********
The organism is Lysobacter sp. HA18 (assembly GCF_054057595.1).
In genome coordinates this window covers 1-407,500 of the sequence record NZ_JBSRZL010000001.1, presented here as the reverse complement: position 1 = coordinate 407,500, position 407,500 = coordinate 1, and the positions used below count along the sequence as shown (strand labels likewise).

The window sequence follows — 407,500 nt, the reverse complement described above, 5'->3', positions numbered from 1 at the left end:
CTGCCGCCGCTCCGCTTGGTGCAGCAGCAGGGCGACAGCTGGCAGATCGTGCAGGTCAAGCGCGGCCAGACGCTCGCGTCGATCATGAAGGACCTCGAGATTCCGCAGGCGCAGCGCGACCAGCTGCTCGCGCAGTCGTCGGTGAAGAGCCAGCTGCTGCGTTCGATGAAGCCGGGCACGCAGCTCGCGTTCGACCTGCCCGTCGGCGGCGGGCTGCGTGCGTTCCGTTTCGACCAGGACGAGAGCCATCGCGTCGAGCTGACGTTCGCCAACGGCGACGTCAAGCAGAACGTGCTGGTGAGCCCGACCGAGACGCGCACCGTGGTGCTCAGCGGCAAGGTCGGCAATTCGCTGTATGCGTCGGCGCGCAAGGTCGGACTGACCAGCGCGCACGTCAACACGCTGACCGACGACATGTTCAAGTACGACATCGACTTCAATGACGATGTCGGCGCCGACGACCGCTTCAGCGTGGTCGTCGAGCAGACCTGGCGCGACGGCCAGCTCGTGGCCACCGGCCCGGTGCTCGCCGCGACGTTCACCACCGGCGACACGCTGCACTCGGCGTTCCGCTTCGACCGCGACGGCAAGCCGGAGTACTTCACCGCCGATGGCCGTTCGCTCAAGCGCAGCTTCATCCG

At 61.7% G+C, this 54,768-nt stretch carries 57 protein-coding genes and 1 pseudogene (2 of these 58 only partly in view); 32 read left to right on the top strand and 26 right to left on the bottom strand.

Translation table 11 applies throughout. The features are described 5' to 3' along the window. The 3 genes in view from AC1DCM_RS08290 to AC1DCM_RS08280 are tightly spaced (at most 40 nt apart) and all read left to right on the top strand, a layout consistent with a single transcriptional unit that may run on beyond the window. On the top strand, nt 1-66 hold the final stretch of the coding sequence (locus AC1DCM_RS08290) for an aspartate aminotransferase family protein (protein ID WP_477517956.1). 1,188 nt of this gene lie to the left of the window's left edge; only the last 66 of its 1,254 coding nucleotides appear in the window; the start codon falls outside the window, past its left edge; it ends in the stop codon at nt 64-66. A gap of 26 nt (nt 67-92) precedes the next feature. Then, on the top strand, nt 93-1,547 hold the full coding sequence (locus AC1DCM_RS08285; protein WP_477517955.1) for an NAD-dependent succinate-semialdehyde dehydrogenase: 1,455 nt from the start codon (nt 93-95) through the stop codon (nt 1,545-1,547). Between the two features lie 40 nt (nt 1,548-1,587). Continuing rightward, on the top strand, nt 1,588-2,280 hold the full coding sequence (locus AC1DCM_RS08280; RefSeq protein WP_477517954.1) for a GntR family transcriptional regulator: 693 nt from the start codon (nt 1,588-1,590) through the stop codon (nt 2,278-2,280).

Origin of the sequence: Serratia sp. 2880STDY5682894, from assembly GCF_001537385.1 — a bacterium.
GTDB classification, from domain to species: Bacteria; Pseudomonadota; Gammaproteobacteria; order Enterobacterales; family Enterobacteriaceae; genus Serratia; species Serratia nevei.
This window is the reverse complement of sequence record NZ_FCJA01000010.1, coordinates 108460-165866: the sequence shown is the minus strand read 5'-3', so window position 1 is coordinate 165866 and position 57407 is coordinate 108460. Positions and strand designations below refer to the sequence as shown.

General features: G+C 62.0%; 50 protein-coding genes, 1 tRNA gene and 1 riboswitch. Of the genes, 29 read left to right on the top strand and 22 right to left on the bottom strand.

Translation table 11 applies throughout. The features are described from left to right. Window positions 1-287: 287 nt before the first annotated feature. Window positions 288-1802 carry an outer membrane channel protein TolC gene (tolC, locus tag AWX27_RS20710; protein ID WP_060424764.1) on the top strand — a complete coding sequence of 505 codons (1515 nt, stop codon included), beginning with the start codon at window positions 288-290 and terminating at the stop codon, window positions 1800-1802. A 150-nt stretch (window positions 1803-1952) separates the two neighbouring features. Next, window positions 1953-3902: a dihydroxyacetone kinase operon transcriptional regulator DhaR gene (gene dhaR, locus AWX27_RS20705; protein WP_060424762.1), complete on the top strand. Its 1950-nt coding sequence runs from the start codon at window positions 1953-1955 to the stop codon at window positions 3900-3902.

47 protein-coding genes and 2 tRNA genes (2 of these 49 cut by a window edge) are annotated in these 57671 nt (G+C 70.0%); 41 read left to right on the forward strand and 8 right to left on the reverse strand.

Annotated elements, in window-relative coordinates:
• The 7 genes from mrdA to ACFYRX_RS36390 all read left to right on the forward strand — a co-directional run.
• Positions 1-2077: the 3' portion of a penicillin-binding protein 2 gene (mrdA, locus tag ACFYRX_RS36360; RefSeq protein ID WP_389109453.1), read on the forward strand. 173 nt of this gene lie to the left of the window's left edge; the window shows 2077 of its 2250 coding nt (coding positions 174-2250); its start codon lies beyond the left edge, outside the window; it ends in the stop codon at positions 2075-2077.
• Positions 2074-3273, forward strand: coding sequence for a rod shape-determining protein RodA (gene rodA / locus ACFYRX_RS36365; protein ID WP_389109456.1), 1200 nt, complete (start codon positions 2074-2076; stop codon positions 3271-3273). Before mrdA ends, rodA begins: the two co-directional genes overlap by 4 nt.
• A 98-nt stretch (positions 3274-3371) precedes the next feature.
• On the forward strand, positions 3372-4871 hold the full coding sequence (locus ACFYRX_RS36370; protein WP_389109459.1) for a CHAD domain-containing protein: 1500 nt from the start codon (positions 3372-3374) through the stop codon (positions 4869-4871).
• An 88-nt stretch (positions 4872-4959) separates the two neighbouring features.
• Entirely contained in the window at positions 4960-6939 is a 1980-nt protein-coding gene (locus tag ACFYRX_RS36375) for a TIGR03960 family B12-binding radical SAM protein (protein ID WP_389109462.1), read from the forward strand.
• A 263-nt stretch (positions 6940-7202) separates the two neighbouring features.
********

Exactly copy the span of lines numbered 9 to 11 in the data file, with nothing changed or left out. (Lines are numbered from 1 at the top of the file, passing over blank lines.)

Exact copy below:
This window is the reverse complement of sequence record NZ_FCJA01000010.1, coordinates 108460-165866: the sequence shown is the minus strand read 5'-3', so window position 1 is coordinate 165866 and position 57407 is coordinate 108460. Positions and strand designations below refer to the sequence as shown.

General features: G+C 62.0%; 50 protein-coding genes, 1 tRNA gene and 1 riboswitch. Of the genes, 29 read left to right on the top strand and 22 right to left on the bottom strand.

Translation table 11 applies throughout. The features are described from left to right. Window positions 1-287: 287 nt before the first annotated feature. Window positions 288-1802 carry an outer membrane channel protein TolC gene (tolC, locus tag AWX27_RS20710; protein ID WP_060424764.1) on the top strand — a complete coding sequence of 505 codons (1515 nt, stop codon included), beginning with the start codon at window positions 288-290 and terminating at the stop codon, window positions 1800-1802. A 150-nt stretch (window positions 1803-1952) separates the two neighbouring features. Next, window positions 1953-3902: a dihydroxyacetone kinase operon transcriptional regulator DhaR gene (gene dhaR, locus AWX27_RS20705; protein WP_060424762.1), complete on the top strand. Its 1950-nt coding sequence runs from the start codon at window positions 1953-1955 to the stop codon at window positions 3900-3902.